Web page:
Report on the New 100-School Project Plan
Blue-eyed Doll Project
|Yokohama City's Honcho Elementary School
Kazuo Deguchi, Teacher
The purpose of this project can be expressed briefly as:
"Let's connect by the Internet the Blue-eyed Dolls remaining throughout Japan, and let's consider world peace!"
However, there are only about 300 Blue-eyed Dolls (described in detail in next section) in the entire country, and moreover among these there are only a very few facilities that currently have Internet connections. Therefore, the things reported here are only the start of a multi-year project. Based on the opportunities presented by this project plan, I am hoping, after a few years, for the development of a "movement to realize world peace through the Internet" led by schools around Japan that have a Blue-eyed Doll.
2 About the Blue-eyed Dolls
The "Blue-eyed Dolls" are the dolls that were given in 1927 by the United States of America to Japanese elementary schools and kindergartens based on the work of Dr. Gulick I to improve friendship between Japan and America. Also, based especially on the efforts of Eiichi Shibusawa, 58 Ichimatsu Dolls, also called Torei Dolls (Dolls of Gratitude), were given to America. However, a great number of the Blue-eyed Dolls that were at that time "symbols of Japanese-American friendship" were disposed of during the Pacific War (World War II) as "dolls of the enemy country." Today the number that have been confirmed is only about 300.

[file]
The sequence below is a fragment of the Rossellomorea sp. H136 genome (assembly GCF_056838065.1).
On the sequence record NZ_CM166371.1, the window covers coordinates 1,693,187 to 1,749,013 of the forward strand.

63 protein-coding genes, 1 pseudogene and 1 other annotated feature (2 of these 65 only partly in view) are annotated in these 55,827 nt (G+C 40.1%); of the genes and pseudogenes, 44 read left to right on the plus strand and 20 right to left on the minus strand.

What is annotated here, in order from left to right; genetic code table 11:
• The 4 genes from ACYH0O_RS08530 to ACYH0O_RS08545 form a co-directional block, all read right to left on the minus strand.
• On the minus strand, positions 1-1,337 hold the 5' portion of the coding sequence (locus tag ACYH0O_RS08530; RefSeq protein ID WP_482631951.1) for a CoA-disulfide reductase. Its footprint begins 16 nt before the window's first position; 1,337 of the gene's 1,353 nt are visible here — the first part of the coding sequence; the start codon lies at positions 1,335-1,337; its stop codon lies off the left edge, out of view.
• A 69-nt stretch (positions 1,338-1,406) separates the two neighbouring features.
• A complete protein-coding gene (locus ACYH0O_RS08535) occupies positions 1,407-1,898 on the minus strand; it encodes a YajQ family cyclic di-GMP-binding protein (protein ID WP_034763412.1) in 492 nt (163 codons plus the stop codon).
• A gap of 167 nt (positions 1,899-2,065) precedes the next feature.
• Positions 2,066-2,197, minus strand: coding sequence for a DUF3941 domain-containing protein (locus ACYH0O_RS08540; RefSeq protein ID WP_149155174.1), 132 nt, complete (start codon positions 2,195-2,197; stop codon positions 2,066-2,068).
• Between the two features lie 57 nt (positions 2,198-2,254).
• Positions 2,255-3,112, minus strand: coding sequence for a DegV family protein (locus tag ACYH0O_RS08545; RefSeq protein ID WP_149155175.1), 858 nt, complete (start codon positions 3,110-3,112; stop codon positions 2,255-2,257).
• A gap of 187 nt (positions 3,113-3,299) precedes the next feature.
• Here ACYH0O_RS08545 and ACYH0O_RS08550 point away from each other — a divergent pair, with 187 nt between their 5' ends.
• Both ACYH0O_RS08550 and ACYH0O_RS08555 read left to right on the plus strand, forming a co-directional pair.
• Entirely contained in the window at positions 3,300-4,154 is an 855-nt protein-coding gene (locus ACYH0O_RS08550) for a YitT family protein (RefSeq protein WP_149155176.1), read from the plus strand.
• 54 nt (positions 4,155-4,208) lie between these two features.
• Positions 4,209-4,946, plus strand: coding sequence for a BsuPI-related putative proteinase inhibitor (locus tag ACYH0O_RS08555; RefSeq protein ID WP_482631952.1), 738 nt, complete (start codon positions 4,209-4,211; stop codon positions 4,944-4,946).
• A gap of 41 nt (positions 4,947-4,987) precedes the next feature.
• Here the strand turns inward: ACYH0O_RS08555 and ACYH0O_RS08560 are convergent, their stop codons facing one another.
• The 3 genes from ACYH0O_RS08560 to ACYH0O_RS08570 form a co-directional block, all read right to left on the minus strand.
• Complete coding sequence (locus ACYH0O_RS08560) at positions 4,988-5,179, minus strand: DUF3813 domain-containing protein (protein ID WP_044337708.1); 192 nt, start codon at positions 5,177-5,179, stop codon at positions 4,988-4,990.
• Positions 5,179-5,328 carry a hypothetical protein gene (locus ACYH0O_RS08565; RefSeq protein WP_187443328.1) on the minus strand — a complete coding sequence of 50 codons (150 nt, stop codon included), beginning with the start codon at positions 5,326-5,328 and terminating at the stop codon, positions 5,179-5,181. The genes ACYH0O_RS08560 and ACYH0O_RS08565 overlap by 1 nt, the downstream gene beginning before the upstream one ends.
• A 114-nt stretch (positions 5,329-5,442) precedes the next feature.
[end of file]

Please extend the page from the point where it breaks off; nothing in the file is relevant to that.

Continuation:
After the war, in the period up to the late 1980s, each time a doll that had been hidden was discovered, it was broadcasted on NHK Television. When Eiko Takeda published her book, these "Blue-eyed Dolls" were highlighted several times. However, even though there was a temporary boom in popularity, their existence is being forgotten in people's memories.
Even now, Mr. Gulick, 3d, (grandson of Dr. Gulick I) continues the activities of giving "New Blue-eyed Dolls," and Eiko Takeda also is continuing her investigation activities. Also, in 1997 there was news that a doll had been newly discovered in Hokkaido. When the former wooden schoolhouse was being rebuilt with reinforced concrete, the discovery of a new doll was quite unexpected. The "Blue-eyed Dolls" are valuable resources that make one think about "peace." I think that it will be good if we can communicate to more elementary school students across the country about the unfortunate fate and the historical facts of the "Blue-eyed Dolls."
3 Activities that Made Use of Internet
(1) Putting Together a Blue-eyed Doll Page and a Linked Network